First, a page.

Deatonphotos/Shutterstock

More than 30 miles (50.5km) long, the Channel Tunnel is the third longest train tunnel in the world. The railway connects Folkestone in England with Coquelles in France and runs beneath the English Channel – it’s 246 feet (75m) below the seabed at its deepest point and takes around 35 minutes to travel along. It was constructed between 1988 and 1994 and is formed of three tunnels – two for trains and a third service tunnel. It is recognised as one of the seven modern Wonders of the World by the American Society of Civil Engineers.

Mont Blanc Tunnel, France and Italy

<p>FocusLuca/Shutterstock</p>

FocusLuca/Shutterstock

Another feat of modern engineering when it opened in 1965, the Mont Blanc Tunnel was the world's longest road tunnel at 7.2 miles (11.6km). Today it remains a vital link for truck drivers and skiers, among others, linking Chamonix in France with Courmayeur in Italy’s Aosta Valley as it takes them under Europe’s tallest mountain, Mont Blanc. The tunnel passes almost exactly under the summit, where it's more than 8,000 feet (2,500m) beneath the surface.

Halnaker Tree Tunnel, England, UK

<p>Mitotico/Shutterstock</p>

Mitotico/Shutterstock

This enchanting tunnel of trees is found along an ancient track in the South Downs National Park, which follows the old Roman road from London to Chichester. Also known as Mill Lane, it's now a key attraction on a delightful walk in West Sussex that goes through the foliage canopy and uphill onto the 18th-century Halnaker windmill on Halnaker Hill.

Glow Worm Tunnel, New South Wales, Australia

<p>Ian Crocker/Shutterstock</p>

Ian Crocker/Shutterstock

A dark and dank disused railway tunnel surrounded by lush rainforest in New South Wales’ Wollemi National Park has become an unlikely tourist attraction. The 1,312-foot-long (400m) tunnel, which was built in the early 1900s to service the mines, has been overtaken by thousands of glow worms. Walkers can follow the uneven track through the pitch-black tunnel to see the colony, but torches need to be switched off to see its walls light up with the pinpricks of blue-green light – the spectacular bioluminescence that the insect larvae give off.

Tunnel Log, California, USA

<p>Benny Marty/Shutterstock</p>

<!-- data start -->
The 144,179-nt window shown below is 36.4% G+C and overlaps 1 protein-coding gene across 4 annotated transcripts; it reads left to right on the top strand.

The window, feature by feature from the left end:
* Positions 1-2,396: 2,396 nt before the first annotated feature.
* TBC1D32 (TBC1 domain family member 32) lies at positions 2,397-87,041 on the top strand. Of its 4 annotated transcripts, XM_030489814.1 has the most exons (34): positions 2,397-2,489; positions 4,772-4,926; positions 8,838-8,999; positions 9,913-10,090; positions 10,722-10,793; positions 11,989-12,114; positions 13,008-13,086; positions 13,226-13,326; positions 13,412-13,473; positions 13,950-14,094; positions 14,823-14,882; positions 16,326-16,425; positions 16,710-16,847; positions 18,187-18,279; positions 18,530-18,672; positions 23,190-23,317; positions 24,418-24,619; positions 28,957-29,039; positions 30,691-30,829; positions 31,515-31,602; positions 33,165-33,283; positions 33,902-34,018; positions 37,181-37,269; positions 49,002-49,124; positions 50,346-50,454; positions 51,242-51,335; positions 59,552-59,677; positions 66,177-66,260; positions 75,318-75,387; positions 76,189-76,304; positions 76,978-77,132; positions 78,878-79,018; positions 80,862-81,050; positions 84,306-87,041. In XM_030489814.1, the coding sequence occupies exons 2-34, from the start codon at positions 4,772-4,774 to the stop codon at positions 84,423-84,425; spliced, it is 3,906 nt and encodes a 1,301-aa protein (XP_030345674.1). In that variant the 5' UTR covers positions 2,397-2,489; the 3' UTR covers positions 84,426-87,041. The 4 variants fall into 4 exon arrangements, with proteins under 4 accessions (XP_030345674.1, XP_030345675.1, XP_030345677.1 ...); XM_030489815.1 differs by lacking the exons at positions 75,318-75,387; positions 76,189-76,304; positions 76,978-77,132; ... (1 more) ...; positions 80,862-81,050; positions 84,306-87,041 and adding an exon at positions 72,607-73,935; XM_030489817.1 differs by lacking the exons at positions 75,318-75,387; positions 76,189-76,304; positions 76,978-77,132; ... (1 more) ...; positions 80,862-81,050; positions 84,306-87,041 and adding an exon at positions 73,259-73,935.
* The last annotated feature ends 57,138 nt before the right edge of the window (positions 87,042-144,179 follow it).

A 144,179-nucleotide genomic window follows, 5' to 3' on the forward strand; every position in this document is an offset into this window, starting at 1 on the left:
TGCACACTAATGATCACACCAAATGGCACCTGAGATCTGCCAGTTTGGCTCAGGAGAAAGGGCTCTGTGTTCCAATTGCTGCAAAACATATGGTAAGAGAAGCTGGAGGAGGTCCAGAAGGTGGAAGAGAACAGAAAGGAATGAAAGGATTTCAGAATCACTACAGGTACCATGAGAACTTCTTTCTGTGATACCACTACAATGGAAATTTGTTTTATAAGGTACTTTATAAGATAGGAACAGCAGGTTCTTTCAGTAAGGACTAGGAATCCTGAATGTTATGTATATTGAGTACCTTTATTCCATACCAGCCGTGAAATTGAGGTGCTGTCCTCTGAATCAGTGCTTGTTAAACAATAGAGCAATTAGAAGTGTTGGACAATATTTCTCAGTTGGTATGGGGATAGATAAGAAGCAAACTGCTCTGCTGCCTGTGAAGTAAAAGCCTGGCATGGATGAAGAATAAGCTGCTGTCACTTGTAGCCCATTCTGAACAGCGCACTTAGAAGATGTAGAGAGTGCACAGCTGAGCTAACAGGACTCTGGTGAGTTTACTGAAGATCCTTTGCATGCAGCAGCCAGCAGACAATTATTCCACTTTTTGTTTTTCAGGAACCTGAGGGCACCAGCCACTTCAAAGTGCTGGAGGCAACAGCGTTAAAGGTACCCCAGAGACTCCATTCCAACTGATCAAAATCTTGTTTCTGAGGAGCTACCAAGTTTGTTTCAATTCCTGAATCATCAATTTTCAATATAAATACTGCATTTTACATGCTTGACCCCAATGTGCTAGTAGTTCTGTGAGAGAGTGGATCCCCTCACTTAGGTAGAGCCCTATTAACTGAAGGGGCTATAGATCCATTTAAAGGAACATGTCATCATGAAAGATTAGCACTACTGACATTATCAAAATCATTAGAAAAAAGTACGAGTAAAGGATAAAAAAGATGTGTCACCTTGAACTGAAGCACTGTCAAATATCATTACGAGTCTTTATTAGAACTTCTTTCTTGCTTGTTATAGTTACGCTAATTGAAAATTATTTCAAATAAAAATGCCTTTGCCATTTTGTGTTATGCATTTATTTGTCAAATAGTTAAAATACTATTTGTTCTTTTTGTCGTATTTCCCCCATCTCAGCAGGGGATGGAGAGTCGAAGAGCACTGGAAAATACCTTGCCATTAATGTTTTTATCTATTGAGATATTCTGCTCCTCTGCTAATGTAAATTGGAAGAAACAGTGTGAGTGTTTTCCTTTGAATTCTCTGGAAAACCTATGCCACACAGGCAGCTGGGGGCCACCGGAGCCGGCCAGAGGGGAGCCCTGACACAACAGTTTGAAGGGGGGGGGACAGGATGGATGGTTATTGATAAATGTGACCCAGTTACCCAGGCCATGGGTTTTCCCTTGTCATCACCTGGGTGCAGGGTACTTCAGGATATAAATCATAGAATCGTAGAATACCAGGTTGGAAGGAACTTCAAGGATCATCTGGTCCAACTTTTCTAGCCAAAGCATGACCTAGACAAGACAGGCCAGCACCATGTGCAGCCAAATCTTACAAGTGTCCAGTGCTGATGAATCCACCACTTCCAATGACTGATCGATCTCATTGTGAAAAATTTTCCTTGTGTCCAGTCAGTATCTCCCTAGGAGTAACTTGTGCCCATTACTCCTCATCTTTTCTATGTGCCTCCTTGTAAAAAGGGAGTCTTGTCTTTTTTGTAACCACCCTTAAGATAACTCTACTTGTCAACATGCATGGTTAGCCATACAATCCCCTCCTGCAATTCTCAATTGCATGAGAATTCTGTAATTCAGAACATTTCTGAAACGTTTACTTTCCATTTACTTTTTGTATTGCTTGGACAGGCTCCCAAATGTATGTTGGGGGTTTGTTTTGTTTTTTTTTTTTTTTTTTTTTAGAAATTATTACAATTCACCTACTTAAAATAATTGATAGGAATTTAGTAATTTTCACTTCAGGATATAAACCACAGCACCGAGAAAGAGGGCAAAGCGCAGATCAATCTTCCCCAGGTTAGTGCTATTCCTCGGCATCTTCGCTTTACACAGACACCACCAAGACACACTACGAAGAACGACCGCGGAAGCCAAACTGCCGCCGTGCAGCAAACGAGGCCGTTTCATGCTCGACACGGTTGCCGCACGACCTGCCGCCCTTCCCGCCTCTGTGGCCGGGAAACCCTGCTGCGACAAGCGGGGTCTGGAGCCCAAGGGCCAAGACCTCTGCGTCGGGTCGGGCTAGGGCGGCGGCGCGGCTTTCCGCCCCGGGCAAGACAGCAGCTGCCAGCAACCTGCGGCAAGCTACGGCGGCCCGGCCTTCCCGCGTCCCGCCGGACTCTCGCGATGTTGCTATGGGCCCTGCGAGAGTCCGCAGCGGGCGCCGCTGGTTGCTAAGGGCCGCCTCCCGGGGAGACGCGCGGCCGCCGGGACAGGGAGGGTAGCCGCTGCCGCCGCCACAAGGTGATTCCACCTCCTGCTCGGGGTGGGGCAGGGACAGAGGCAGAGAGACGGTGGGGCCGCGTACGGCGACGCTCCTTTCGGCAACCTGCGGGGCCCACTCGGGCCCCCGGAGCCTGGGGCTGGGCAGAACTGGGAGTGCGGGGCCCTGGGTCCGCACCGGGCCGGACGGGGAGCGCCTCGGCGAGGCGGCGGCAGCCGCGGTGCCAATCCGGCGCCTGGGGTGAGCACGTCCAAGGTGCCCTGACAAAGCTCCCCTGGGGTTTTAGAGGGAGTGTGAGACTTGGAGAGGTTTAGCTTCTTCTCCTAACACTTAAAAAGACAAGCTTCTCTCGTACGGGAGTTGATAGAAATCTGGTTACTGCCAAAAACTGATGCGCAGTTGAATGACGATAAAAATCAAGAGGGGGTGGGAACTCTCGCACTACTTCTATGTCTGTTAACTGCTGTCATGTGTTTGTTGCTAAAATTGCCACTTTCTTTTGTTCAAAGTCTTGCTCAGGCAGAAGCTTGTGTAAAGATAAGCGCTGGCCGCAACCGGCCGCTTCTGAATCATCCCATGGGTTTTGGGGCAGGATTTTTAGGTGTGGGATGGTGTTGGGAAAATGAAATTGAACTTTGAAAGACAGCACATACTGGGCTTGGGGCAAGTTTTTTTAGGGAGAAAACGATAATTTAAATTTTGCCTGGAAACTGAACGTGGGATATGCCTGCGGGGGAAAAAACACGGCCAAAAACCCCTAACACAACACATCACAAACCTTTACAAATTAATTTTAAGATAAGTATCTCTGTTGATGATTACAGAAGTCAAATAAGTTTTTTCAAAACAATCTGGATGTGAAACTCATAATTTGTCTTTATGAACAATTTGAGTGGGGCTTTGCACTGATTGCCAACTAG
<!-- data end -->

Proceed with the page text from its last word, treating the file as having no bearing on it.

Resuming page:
Benny Marty/Shutterstock

When a giant sequoia fell across a road in the Sequoia National Park in 1937, rather than move it, the park decided to cut a tunnel through it. Now driving through the tree has become one of the Californian park’s must dos. The tunnel, which is 17 feet wide and 8 feet high (5.2m by 2.4m), can be found along the Crescent Meadow Road in the Giant Forest. It’s thought the towering tree was more than 2,000 years old when it fell down due to natural causes.

Arashiyama Bamboo Grove, Japan

<p>Sean Pavone/Shutterstock</p>

Sean Pavone/Shutterstock

A magical living tunnel can be found in the Arashiyama district of western Kyoto – the Arashiyama Bamboo Grove. The walking path that runs through the tranquil grove appears like a moving tunnel as it's lined by soaring stalks of swaying bamboo. Known as bamboo alley, the green living tunnel is one of the region’s most photographed sights and a walking tour outlines the best route to follow.

Tunnel of Love, Ukraine

<p>PETRUK VIKTOR/Shutterstock</p>

PETRUK VIKTOR/Shutterstock

Another photographer favourite is the Ukraine's so-called Tunnel of Love. It's found along a stretch of an old railway line that runs from the town of Klevan to the Orzhiv Woodworking Plant. After becoming disused the trees grew around the track and their branches became entangled to create a perfect ethereal emerald canopy. Spring and summer are the best times to see the tunnel at its most vibrant although autumn lends lovely mellow tones to the spectacle.

Leake Street Arches, England, UK

<p>Ethan Doyle White/Wikimedia/CC BY-SA 4.0</p>

Ethan Doyle White/Wikimedia/CC BY-SA 4.0

Deep beneath London’s Waterloo Station lies an uninspiring abandoned tunnel that has since become the city’s largest legal graffiti area. The bleak-looking tunnel, an abandoned access road that was used by taxis until Eurostar moved to King's Cross station, was transformed into an unofficial and ever-changing urban art gallery in 2008 when the anonymous street artist Banksy chose it as the location for his Cans festival.

Othello Tunnels, British Columbia, Canada

<p>Harry Beugelink/Shutterstock</p>

Harry Beugelink/Shutterstock